John Sprung asks a number of questions in the comments section of this blog:
JS: I just got the eeePC 900 with Linux. Has larger SSD [solid state drive] -- 4GB & 16GB for user space -- larger screen, and Bluetooth also.
RG: I deliberately bought the smallest one, because (1) it was the cheapest; and (2) I got burned when I bought a 12" HP tablet pc last year. I thought a 12" would be much smaller than a 15", but difference is less than an inch. The Asus 4G is half the size and weight of that "small" HP. It feels like a paperback book.
Here is a photo of the ASUS laying on top of the HP: it is literally half the size:
(I have Bluetooth on the HP, and found it mostly useless; I only use it with a Bluetooth mouse to avoid the wireless dongle.)
For extra storage, I bought a 16GB USB key at Walmart yesterday for $70. (Walmart can sometimes carry some really interesting/different electronics items from the usual "safe" fare at FutureShop/Staples/London Drugs.)
JS: I'm in the process of installing both Ubuntu-Eee and WinXP on SD cards so I can switch form one system to another as needed.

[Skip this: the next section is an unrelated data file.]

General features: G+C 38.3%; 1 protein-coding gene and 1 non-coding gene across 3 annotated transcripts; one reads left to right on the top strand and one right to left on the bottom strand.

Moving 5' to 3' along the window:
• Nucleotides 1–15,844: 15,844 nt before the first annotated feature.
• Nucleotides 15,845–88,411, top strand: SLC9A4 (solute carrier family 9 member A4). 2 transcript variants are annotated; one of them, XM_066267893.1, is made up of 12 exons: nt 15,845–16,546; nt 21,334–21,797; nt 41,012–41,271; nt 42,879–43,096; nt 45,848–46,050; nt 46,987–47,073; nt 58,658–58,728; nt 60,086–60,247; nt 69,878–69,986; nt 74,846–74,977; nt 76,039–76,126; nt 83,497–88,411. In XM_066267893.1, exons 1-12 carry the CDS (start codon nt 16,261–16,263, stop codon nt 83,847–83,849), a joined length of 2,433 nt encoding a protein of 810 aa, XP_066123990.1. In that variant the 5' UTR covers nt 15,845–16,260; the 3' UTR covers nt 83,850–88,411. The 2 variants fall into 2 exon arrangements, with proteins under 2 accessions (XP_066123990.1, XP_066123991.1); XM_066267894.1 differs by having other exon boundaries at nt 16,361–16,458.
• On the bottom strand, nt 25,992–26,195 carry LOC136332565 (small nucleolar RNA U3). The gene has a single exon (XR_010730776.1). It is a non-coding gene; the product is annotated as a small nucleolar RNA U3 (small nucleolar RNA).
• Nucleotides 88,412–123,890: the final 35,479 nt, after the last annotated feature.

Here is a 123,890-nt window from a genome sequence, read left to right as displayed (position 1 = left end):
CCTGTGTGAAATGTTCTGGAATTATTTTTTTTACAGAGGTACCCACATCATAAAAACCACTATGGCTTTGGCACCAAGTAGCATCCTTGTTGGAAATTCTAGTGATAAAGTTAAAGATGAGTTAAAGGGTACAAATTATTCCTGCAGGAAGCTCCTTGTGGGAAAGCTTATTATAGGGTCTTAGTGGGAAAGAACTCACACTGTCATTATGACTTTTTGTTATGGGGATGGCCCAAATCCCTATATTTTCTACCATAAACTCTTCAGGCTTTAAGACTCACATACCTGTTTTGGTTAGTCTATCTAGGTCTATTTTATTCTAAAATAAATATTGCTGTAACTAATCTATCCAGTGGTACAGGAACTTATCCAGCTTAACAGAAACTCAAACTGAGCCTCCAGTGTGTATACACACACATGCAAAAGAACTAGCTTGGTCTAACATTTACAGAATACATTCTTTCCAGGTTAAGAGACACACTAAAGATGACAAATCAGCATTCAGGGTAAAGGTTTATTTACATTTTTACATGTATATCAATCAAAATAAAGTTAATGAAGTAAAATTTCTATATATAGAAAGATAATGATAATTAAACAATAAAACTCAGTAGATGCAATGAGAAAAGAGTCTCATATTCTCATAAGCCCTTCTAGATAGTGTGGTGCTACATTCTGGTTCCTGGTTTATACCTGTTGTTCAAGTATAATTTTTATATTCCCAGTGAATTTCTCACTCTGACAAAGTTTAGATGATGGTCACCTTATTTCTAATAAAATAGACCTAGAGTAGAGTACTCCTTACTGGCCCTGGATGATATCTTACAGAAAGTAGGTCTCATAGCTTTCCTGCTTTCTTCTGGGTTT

RG: Sounds interesting. Let me know if/how it works.
JS: I'm using it for e-mail, surfing, and reading e-books. I don't intend to do AutoCAD or other design related work on it -- for now. I may use it for updating various web sites, and later blogs as well.
RG: Same here. I plan to use it on my business trips to access email, Web, live-blog events, and send my ebooks to people who order them. I think the Firefox-Google revolution really hasn't been felt yet.
My 4G works well with my data projector for showing family photos; much less cumbersome than hooking up the HP tablet pc. Also works as a media server.
JS: Have you considered moving away from the default Linux to either the advanced desktop, or to another version like Madevia or Ubunbtu?
RG: No. There is so little free space on the 4GB SSD (around 800MB) that I have decided not to mess around with it.
I would move my desktop to Linux, however, if I were no longer writing about CAD. All of my software is non-Microsoft, so leaving Windows would be a no-brainer.
I should add that I haven't been this excited over a new technology product since I bought my first digital camera in 1999!